Often when we hear news about something that is tragic we turn the other cheek, for those horrible things often happen in areas that are not near us or are removed enough that we feel we are safe. What happens when you find out that you and/or your loved ones may not be safe? Your sense of well-being is disturbed.
This is what happened when I found out about human trafficking in Michigan. I feel safe in the area where I live and was shocked to find out that human trafficking is a very real concern for this area due to our close proximity to the border. We always think something may happen to someone else, but not us. Horrible things happen in other countries, but not ours…at least that is what we want to believe.
I was shocked to learn that Michigan is one of the top spots in the United States for human trafficking. What was even more surprising was to learn that Michigan ranks no. 2 in the country for human trafficking in the sex trade. No. 1 is Nevada. Two of the things that make Michigan a primary spot is our close proximity to Canada and our waterways. They help make the exploitation of vulnerable persons in this state a lucrative business.
Human trafficking is modern day slavery. Force, fraud, and coercion to control are used to elicit commercial sexual acts, labor or service. Sex is conducted through brothels, escort services, fake massage businesses, and strip clubs. Labor is used in domestic work, small businesses, large farms and factories.
Human trafficking takes place in all fifty states and Washington DC. It is a highly lucrative trade. There are high profits and it is low risk. It is one of the most profitable criminal industries worldwide. As of June 30, 2015 there were 2,084 cases of sex trafficking nationally, and an estimated 1.5 million total victims of human trafficking in North America. The going rate for humans on the global market is $90.00. Humans are sold and re-sold, yielding a nice profit for those in the business.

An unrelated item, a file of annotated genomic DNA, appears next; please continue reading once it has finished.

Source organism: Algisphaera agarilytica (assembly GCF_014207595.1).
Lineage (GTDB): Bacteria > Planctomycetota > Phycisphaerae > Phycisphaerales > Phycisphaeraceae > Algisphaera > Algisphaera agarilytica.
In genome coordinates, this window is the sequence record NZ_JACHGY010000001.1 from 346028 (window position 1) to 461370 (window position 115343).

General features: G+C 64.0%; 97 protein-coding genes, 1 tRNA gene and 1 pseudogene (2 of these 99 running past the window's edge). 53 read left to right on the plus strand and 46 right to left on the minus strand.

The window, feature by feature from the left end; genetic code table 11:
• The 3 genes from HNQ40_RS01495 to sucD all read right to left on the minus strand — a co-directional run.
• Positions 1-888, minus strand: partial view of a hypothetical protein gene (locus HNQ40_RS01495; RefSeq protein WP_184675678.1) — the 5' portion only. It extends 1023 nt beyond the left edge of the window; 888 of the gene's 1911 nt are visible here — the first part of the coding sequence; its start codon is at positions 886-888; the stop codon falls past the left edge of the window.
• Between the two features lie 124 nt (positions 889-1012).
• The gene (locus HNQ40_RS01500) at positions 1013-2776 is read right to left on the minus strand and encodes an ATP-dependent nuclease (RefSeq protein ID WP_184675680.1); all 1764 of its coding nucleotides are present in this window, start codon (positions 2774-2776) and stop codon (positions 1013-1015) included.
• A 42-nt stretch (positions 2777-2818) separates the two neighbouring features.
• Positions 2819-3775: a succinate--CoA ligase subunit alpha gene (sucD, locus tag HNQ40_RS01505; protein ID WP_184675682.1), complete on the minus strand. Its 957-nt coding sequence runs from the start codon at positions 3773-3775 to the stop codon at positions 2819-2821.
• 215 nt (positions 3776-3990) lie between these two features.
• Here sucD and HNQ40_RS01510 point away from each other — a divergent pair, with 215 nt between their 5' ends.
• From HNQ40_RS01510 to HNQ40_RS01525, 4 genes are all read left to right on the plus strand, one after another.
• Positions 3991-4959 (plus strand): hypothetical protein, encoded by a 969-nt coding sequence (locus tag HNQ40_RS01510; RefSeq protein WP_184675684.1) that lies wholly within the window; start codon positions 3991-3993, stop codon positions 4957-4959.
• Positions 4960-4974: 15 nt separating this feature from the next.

Labor trafficking is found in agriculture, manufacturing and construction jobs. Victims work in fields, factories, are denied their rightful earnings and live and/or work in deplorable conditions. Sex trafficking is found at Michigan truck stops, hotels and special events. Victims are offered as sex toys at temporary brothels, sporting events, conventions, and large gatherings.
Teens and runaways are especially vulnerable. They are often enticed by promises of love, affection, and gifts. Guerilla tactics are also used, meaning violence, threats, and consequences if they do not comply with orders. We must protect our youth from becoming victims of this crime. Educate them on the risks. Make sure they are aware of the tactics used to lure them in. This is a very real crime taking place in our own backyard. We need to take control and eliminate the risk to save our youth.
The National Human Trafficking Resource Center is open 24 hours per day, 7 days a week and can take calls in over 200 languages. They can be reached at 888-373-7888 or traffickingresourcecenter.org.